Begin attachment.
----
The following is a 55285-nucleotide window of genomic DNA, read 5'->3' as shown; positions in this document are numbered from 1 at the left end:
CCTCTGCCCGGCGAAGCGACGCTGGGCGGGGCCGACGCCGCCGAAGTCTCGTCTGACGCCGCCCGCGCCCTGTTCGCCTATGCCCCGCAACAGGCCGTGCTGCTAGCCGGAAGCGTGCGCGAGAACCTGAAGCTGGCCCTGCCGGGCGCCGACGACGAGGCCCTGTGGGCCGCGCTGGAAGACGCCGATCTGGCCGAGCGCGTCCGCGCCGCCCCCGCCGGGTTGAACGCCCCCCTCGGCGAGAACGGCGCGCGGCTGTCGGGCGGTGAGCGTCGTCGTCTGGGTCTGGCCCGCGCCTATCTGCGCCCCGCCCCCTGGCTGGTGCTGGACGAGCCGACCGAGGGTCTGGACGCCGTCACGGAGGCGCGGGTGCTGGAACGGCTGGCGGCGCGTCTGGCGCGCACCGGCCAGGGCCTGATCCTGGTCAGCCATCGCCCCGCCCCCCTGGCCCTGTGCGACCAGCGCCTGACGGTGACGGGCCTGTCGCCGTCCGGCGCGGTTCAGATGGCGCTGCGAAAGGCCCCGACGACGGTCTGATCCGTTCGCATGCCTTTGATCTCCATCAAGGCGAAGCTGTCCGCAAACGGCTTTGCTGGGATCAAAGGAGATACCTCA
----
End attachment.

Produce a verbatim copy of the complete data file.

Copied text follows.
The following is a 55285-nucleotide window of genomic DNA, read 5'->3' as shown; positions in this document are numbered from 1 at the left end:
CCTCTGCCCGGCGAAGCGACGCTGGGCGGGGCCGACGCCGCCGAAGTCTCGTCTGACGCCGCCCGCGCCCTGTTCGCCTATGCCCCGCAACAGGCCGTGCTGCTAGCCGGAAGCGTGCGCGAGAACCTGAAGCTGGCCCTGCCGGGCGCCGACGACGAGGCCCTGTGGGCCGCGCTGGAAGACGCCGATCTGGCCGAGCGCGTCCGCGCCGCCCCCGCCGGGTTGAACGCCCCCCTCGGCGAGAACGGCGCGCGGCTGTCGGGCGGTGAGCGTCGTCGTCTGGGTCTGGCCCGCGCCTATCTGCGCCCCGCCCCCTGGCTGGTGCTGGACGAGCCGACCGAGGGTCTGGACGCCGTCACGGAGGCGCGGGTGCTGGAACGGCTGGCGGCGCGTCTGGCGCGCACCGGCCAGGGCCTGATCCTGGTCAGCCATCGCCCCGCCCCCCTGGCCCTGTGCGACCAGCGCCTGACGGTGACGGGCCTGTCGCCGTCCGGCGCGGTTCAGATGGCGCTGCGAAAGGCCCCGACGACGGTCTGATCCGTTCGCATGCCTTTGATCTCCATCAAGGCGAAGCTGTCCGCAAACGGCTTTGCTGGGATCAAAGGAGATACCTCA